Inquisitor considers church as the primary institution the main aim of which is to show people their place by subordinating their nature. He claims: “We have taken the sword of Caesar, and in taking it, of course, have rejected Thee” (Dostoyevsky). Eight centuries ago, the Roman Catholic Church embraced the burden of secular authority and, according to Ivan, succumbed to the third temptation of the devil. By creating a pseudo-religion, designed to meet the needs of ordinary people who make up the majority of the world’s population, the Grand Inquisitor tempts people with three proven ways to get rid of his backbreaking gift of spiritual freedom with the help of bread, miracle and authority. He argues that Christ in each of the three temptations in the desert had to enter into an alliance with the spirit to tempt him. Nevertheless, Christ did not, and the Grand Inquisitor (i.e. church) reserved the right of his accomplices to “correct” his teaching. Church, according to the Inquisitor’s model, is just a magnificent building, which has transformed from the place of worship to a state. They, of course, will never be able to turn stones into bread, but they can reasonably redistribute these very loaves. People getting bread in their hands clearly understand that they have earned with their labour, but they will remember all too well the days of self-will, when this same bread in their hands turned into stones. Grand Inquisitors’ followers will not have problems with the miracles, but they take advantage of the third temptation of the devil, which is authority and power over humans to standardize the religion. According to Inquisitor, church is a chivalric order of extraordinary people who are able act in the name of faith in God gathering weak people, leaning primarily before the miracle, mystery and authority. Such concept contradicts to the original purpose of church as a place that gathers ascetics and mystics, who live with free love of God and in the Kingdom of God.
The ideas represented in the chapter remains relevant nowadays. It is obvious that the ideas of humanism are prevalent in modern world and have penetrated into the Church. It is actually a dangerous weapon in the hands of the Grand Inquisitor, since it renders the meaningless of the Church, turning it into one of social institutions in the world or another humanitarian state structure in the country. In most countries, the boundaries of religious organizations and the state are clearly defined by the Constitution. However, humanism and a desire for power and influence in the legislative branch of states, blurs the boundaries and the actual situation. Speaking about the role of humanism as the basis of “social religion” that seeks to meet socially significant and individual needs of a person, it can be pointed out that church loses its prophetic function integrating into the state and becoming a simple institute of social religion. Therefore, it does not worship Almighty God, but serves the interests of society with all the ensuing consequences, meddling in the economy under the guise of so-called recommendations and opinions statements. Such approach leads to the formation of the pseudo-religion. The recklessness of the majority of contemporary Christians and churches is characterised by elementary religious ignorance and the fact that the religion is not a worldview, but as set of social customs that are supposed to be fulfilled in order to obtain forgiveness.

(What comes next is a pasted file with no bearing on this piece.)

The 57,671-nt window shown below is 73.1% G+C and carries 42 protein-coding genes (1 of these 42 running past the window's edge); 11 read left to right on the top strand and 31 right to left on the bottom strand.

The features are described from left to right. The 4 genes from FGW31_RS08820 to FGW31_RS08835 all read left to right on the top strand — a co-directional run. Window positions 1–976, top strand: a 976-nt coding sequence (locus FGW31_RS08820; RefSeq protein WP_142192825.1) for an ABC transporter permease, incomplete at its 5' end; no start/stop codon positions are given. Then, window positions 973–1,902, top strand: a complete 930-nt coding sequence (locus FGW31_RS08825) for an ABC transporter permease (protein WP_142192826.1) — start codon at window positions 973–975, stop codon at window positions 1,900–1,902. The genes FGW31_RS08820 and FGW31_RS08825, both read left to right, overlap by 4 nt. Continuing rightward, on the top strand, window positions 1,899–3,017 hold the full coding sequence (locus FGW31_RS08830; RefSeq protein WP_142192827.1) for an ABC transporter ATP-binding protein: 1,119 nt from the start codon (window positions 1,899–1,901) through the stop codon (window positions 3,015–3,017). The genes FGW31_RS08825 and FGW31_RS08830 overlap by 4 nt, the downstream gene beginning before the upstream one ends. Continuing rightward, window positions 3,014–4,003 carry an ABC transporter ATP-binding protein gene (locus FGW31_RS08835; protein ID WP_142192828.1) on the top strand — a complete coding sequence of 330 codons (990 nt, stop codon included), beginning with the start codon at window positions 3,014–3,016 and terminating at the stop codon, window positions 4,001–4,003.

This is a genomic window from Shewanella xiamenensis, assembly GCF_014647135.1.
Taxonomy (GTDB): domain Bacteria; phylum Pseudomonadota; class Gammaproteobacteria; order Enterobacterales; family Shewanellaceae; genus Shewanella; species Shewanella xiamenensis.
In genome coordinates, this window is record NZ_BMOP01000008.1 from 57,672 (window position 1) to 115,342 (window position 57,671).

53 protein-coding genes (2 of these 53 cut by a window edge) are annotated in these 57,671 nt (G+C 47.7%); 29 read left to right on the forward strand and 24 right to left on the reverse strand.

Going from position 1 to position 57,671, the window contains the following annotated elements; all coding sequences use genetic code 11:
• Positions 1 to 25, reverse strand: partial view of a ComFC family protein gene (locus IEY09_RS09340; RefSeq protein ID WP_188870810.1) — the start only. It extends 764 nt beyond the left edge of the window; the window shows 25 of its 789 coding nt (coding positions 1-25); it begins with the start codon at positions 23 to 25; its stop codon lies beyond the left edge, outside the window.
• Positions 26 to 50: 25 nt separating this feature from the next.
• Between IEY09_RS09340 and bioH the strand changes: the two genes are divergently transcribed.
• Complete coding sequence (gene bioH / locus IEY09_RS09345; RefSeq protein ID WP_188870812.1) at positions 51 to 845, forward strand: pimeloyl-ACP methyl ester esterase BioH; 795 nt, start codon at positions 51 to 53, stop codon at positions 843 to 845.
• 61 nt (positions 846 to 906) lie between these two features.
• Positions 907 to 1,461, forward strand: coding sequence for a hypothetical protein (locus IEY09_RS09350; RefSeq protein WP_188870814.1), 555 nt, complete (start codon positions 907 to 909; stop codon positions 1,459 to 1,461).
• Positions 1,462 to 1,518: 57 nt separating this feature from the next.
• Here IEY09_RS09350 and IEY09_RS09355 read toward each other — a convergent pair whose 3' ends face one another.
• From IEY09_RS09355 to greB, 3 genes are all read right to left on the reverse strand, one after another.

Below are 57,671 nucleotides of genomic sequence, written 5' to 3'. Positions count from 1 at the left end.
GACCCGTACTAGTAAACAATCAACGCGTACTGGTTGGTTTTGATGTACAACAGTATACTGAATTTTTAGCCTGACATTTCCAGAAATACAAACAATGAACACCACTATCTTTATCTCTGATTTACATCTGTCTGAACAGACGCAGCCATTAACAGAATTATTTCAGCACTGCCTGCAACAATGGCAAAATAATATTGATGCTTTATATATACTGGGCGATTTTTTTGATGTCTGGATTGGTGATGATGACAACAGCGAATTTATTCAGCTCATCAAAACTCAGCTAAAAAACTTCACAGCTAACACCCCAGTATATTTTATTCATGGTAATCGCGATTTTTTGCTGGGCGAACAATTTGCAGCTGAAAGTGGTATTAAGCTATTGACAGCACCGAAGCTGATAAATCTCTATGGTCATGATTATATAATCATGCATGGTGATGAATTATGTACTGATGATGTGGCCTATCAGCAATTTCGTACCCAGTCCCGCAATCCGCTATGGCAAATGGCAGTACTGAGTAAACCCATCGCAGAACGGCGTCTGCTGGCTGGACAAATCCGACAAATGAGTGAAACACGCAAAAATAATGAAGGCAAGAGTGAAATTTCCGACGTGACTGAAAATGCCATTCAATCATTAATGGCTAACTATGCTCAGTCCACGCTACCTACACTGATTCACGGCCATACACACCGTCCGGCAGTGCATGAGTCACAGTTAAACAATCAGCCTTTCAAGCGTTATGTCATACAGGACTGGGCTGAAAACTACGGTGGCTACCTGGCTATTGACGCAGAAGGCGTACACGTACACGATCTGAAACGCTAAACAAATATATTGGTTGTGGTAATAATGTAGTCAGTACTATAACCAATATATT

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“The Grand Inquisitor” involves the discussion of the main issues regarding the relationships between humans and religion. By means of Ivan’s Karamazov’s poem Dostoyevsky embodied the main negative features of the church policies that are revealed in the socialization of the church and transformation into the state, rather than spiritual institution. The main struggle that ordinary people face is temptations of the material benefits, instead of preserving spiritual peace. The story remains important even nowadays, as it warns society about spiritual sorrows that can be obtained due to the distorted Christ’s teachings.